Spartan began their bucket brigade on the grass trail leading around the back of the stadium. After that, there were a few rolling hills of sand/mud mixture, finished with a cold dip under the dunk wall. Being that Spartan is excellent at combining complicated obstacles with natural obstacles, this was a perfect area to place the slip wall for all soaked runners to climb.

This same sand/mud mixture was also where a long ass barbed wire crawl was situated. This wasn’t your standard crawl as tires and large cones were placed inside the barbed wire to make the transition through much more difficult. Mud and sand-covered racers were then led into a loop around the far side of the grounds where the 7-foot wall and the multi-rig (rings only) were located.

Strength Required

The plate drag and pull was the last obstacle in this loop. After which each athlete reentered the stadium for the hardest obstacle of the day. Welcome to the sandbag carry. Starting on the ground floor, Spartan placed their long and narrow sandbags near a set of steps for a fun trip to the top of the stadium. Every flight was a challenge and an accomplishment.

The decline down the steps was difficult as your legs were taxed and the weight of the sandbag could easily throw a runner off balance. In true Spartan form, after the intense climb up the tower and bleachers, the race had each athlete drop off their sandbag and climb again without the additional weight. If you didn’t hate running stairs before this race, you were bound to after!

The Herc hoist was the last obstacle before Spartan led us back to the racetrack infield through another tunnel. Spartan set up its grand finale of obstacles in front of the crowds for everyone to see. This truly was a spectator’s course. The rope climb tested everyone’s grip strength, after being taxed from the previous hoist.

I laugh as I emphasize grip strength because the evil (or genius) minds of the Spartan team gave us Olympus as the next challenge. The back to back grip and arm strength obstacles gave the crowd a good perspective into the requirements for a strong Spartan finish and a well-earned fire jump.

Aftermath

If you had any juice left in the tank, this was the time to utilize it. Otherwise, you faced the 30 burpee penalty while staring at the finish line, which was only an inverted wall climb and fire jump away.

Upon completion of this grueling course, Spartan offered their normal post-race treats and drinks. Showers and bathroom accommodations were located in the racetrack infield for racers to clean up before their long trek back to their cars.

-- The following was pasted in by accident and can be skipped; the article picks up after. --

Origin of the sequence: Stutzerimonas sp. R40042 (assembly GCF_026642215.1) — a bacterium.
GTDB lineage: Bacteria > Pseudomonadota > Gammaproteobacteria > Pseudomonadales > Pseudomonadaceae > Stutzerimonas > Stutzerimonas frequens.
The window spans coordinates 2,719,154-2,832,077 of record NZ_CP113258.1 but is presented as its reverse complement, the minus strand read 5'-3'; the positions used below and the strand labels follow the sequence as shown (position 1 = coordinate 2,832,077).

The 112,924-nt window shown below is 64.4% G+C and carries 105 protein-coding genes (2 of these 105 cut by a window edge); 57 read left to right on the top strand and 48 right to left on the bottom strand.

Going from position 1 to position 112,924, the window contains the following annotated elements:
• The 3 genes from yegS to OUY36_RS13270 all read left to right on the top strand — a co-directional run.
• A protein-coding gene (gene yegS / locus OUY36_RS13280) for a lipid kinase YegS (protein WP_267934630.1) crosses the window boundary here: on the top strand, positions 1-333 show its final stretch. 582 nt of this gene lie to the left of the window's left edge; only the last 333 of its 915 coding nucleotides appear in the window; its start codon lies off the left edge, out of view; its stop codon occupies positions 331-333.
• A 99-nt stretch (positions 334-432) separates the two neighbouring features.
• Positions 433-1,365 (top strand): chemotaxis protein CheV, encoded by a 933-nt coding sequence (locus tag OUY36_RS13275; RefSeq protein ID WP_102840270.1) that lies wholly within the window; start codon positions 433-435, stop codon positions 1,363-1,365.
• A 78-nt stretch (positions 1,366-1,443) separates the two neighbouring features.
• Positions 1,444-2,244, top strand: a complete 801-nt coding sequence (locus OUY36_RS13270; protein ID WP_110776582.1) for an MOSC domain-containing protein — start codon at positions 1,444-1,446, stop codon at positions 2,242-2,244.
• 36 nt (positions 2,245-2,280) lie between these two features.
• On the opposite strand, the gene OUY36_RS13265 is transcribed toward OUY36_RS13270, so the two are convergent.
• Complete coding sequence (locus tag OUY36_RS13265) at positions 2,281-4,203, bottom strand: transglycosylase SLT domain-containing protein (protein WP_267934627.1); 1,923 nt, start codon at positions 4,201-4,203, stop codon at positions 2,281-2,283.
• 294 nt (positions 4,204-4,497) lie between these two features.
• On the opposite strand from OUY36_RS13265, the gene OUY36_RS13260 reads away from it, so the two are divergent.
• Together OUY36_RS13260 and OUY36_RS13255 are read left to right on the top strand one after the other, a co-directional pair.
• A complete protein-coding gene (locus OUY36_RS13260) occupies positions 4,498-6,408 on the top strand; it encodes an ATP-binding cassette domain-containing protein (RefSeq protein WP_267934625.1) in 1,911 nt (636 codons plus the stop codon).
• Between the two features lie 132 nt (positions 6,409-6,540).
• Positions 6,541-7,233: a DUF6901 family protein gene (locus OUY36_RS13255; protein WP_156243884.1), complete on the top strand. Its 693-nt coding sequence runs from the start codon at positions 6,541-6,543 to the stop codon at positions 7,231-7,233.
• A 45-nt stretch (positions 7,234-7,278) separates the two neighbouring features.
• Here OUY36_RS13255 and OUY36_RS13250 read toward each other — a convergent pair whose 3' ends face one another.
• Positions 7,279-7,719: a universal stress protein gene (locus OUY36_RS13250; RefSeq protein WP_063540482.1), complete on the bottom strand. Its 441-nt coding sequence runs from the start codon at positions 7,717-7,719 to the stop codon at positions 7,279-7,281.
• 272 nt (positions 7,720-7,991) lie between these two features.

Outside of the sandbag carry from hell, this course was filled with the standard Spartan familiarity. Z wall and Atlas Stone were not used during the Sprint but were used the previous day on the Super. The distance was slightly longer than most sprints, but Spartan used the stadium and terrain incredibly well and their obstacle setup was specifically and thoughtfully designed to test you and provide great viewing for spectators.

As a racing fan, it was really cool to see some of the stadiums that you don’t typically get to see, and it was thrilling to actually be on the Speedway track. There were plenty of hotels and places to eat near the event.

My final word on this race is that it’s a great one to get to if you live in the Midwest, but I don’t think I’d travel very far to run it. Aroo!

Photos courtesy of Spartan Race

A Salute to Service – Spartan West Point (2017 Honor Series)

An-honored-veteran-at-West-Point

West Point

Duty, Honor, Country. The motto of West Point Military Academy are words to remember and words that were ever-present at the West Point Spartan Sprint.

At the handful of Spartan Races I’ve been to, honoring the military was always part of the event in some way. Aside from having, in my opinion, one of the coolest medals in OCR, the Spartan Honor Series took that to the next step. Not only were several current members of the military present and/or racing, but many veterans were able to come out as well.

Spartan-West-Point-Sprint-2017-map

COURSE

The race was located at the Lake Frederick Recreation Area, which is a 25-minute drive from the West Point Academy, but still owned by the military. The course was just over four miles and included over 1,000 feet of ascent. The terrain featured plenty of uphill climbs and downhill runs through semi-technical wooded trails and a few gravel paths.

West-Point-racers-carry-an-honored-Veteran

 

Obstacles weren’t any different from normal Spartan races. There weren’t any military-themed obstacles. It would be awesome to see Spartan incorporate some sort of military tribute in an obstacle or two for 2018, but to keep races consistent, I can see why they may not.

One surprise was seeing Olympus within the first mile. Generally, it’s in the last half of a course. Because of this, I did notice some small lines later in the day. As a note, I ran the Elite Male wave and didn’t necessarily have to wait, but did have to start before another person finished. At the Sprint in Palmerton, the lane was fully clear when I began.

Olympus-and-A-Frame-in-the-first-mile-at-West-Point-Sprint

FINISH HIM!

As is becoming the norm, many of the obstacles were saved for the end of the race. The first half featured seven total obstacles, with the second half having fifteen. The last half-mile had eight of those fifteen!

I’ve noticed a lot of Spartan races lately have a sort of, “gauntlet” at the end of the race. I mainly notice them at races with a time trial, which makes sense. The time trial requires a lot of obstacles in a short distance. Logistically, it’s easier not to move those obstacles for the next day.

Atlas-carry-right-before-rings-at-West-Point

 

There was no time trial the night before West Point. Yet, the course designer saw fit to have the Bucket Carry followed immediately by Twister, with the Rope Climb just around the corner. After a quick Rolling Mud, racers then hit Atlas Lift, Multi-Rig (all rings), Spear Throw, and Herc Hoist, all within a few hundred yards of each other. And before the finish, a pretty long barbed wire crawl that included a slight turn, slip wall and, of course, fire jump.